Mar – Gate. Gateway to the sea. Though I hated living on our boat, I still love the sea and am always drawn back to it. It also hard to avoid when living in the UK – drive in any direction and you eventually hit water.
Somehow Britishness relates to being an Island nation, having an indefatigable spirit, and being determined to make the best of what we have. There is nothing more British than standing on a beach in gale force winds with your toes buried in cold clammy sand having a ‘good time’. Or sitting in a parked car with a thermos, the windscreen wipers brushing away the tears of another summer downpour.
Margate is a place that most of us have heard of. It is the poster child British seaside town, its name synonymous with childhood memories of swimming in water that's just a bit too cold, of buckets and spades, ice cream, deckchairs and donkeys. Its history riddled with familiar pairs: mods and rockers, Chas and Dave, Del Boy and Rodney, highs and lows, boom and bust. We all have our own Margate – you can find one on every British coast.
This project explores what is beautiful about Margate - then, and now. Shot entirely with expired Polaroid film echoing family snapshots of yesteryear, these pictures show what a good old-fashioned British holiday resort looks like on the cusp of resurgence.
Polaroids imbue a cultural cellular memory and nostalgia for all of the millions of childhood moments spent ‘beside the seaside, beside the sea’. The film is now extremely expired causing imperfections, bearing resemblance to the scars of passing time and memories transforming, blurring the boundaries between past and present. These effects also mirror the cracks and decay that permeate the walls of every British resort town. These photographs are my memories, your memories, our memories.
Even after a recession, a change in taste, and the advent of cheap flights and package holidays abroad, Margate is still beautiful when the sun shines.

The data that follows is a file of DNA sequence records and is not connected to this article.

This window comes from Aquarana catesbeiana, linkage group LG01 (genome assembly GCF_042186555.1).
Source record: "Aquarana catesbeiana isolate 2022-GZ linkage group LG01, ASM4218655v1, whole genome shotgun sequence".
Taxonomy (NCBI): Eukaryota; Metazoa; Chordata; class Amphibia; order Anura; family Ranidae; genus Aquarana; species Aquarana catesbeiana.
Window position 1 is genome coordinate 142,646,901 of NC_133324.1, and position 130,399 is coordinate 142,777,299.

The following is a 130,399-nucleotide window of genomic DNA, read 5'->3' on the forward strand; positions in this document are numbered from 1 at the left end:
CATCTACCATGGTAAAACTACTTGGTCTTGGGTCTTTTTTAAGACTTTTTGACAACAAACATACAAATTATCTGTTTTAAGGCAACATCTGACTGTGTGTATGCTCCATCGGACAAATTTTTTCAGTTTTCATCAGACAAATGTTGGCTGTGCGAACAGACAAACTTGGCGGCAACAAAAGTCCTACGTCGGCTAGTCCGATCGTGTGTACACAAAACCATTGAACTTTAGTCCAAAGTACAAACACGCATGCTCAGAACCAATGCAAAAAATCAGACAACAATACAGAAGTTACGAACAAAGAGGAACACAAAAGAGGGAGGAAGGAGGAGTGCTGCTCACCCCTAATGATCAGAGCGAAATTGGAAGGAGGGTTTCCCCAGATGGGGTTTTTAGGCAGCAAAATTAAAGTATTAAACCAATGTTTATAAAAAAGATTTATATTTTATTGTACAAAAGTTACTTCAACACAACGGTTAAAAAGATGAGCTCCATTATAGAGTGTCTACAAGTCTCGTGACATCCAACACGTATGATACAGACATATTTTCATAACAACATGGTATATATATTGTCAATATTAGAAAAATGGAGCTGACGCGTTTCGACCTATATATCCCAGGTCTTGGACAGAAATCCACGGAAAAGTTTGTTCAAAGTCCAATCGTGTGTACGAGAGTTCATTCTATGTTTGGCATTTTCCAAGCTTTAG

Benidorm. Fish and Chips on the promenade, fried breakfast for €1, brightly coloured full board wristbands, and the smell of sizzling skin and tanning oil. You could be forgiven for thinking you were in Blackpool rather than the Spanish Costa Blanca, if it weren’t for the sun and sangria on tap.
I’ve always been interested in 'the holiday destination', partly down to my unusual upbringing aboard our boat, Jannes. While sailing, we spent a lot of time in coastal holiday locations stocking up on supplies. Most people that we met there assumed we were on holiday, like them, rather than our nomadic existence being a lifestyle choice.
It was in the Canary Islands that I first met British tourists en masse. They spoke my language, I played with their kids, we had fun and I was welcomed. I never saw the Brits at work, and I never experienced the rain or cold of home. Britain symbolised opportunity, fun, and wealth. At that age I had only ever visited England the once, but I think it was the beaming smiles of those holidaymakers that ignited my thirst for Britain.
Benidorm stands as the flagship destination for Brits abroad. My visit to Benidorm took me right back to being eight years old when those arcades, ice creams, zip wires, and banana boats sent me into a frenzy of longing. Revisiting Benidorm was like finding the missing piece of my British jigsaw.
This series documents my love affair with ‘Britishness’, a culture I am still able to observe from the outside, and in many ways don’t feel part of. These pictures are of people just like me, trying to find something familiar to cling to in a sea of strangeness.
A part of me feels at home in Benidorm. It’s a little like walking onto a set but the people are real. Benidorm can be intense and immersive, and strangely liberating, where the sun never stops shining and the spirits never stop flowing, and where you can literally lie back and think of England.